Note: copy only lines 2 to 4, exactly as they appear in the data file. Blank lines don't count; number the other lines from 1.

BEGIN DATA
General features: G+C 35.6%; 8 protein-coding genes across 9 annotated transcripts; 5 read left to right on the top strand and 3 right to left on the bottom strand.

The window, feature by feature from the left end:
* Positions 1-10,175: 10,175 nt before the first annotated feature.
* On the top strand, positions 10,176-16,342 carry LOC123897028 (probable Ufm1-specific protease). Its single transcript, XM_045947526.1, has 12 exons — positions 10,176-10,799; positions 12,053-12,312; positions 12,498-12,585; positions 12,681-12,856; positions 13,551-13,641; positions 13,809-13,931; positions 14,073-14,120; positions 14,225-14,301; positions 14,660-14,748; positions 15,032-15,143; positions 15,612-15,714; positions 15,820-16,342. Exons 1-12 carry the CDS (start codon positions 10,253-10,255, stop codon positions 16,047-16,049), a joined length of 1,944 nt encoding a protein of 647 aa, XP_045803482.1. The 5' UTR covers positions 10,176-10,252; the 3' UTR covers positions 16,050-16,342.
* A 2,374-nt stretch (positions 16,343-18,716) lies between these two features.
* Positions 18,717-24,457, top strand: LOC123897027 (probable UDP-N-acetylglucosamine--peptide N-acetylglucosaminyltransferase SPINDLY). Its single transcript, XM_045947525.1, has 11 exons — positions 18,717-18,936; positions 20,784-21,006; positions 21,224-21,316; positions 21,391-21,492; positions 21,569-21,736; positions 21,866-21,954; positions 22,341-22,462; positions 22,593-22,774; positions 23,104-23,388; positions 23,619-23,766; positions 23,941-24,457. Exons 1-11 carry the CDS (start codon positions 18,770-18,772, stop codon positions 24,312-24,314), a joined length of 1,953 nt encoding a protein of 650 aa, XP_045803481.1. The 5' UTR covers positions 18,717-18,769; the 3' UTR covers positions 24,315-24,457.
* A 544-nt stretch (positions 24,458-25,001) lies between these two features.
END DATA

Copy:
The window, feature by feature from the left end:
* Positions 1-10,175: 10,175 nt before the first annotated feature.
* On the top strand, positions 10,176-16,342 carry LOC123897028 (probable Ufm1-specific protease). Its single transcript, XM_045947526.1, has 12 exons — positions 10,176-10,799; positions 12,053-12,312; positions 12,498-12,585; positions 12,681-12,856; positions 13,551-13,641; positions 13,809-13,931; positions 14,073-14,120; positions 14,225-14,301; positions 14,660-14,748; positions 15,032-15,143; positions 15,612-15,714; positions 15,820-16,342. Exons 1-12 carry the CDS (start codon positions 10,253-10,255, stop codon positions 16,047-16,049), a joined length of 1,944 nt encoding a protein of 647 aa, XP_045803482.1. The 5' UTR covers positions 10,176-10,252; the 3' UTR covers positions 16,050-16,342.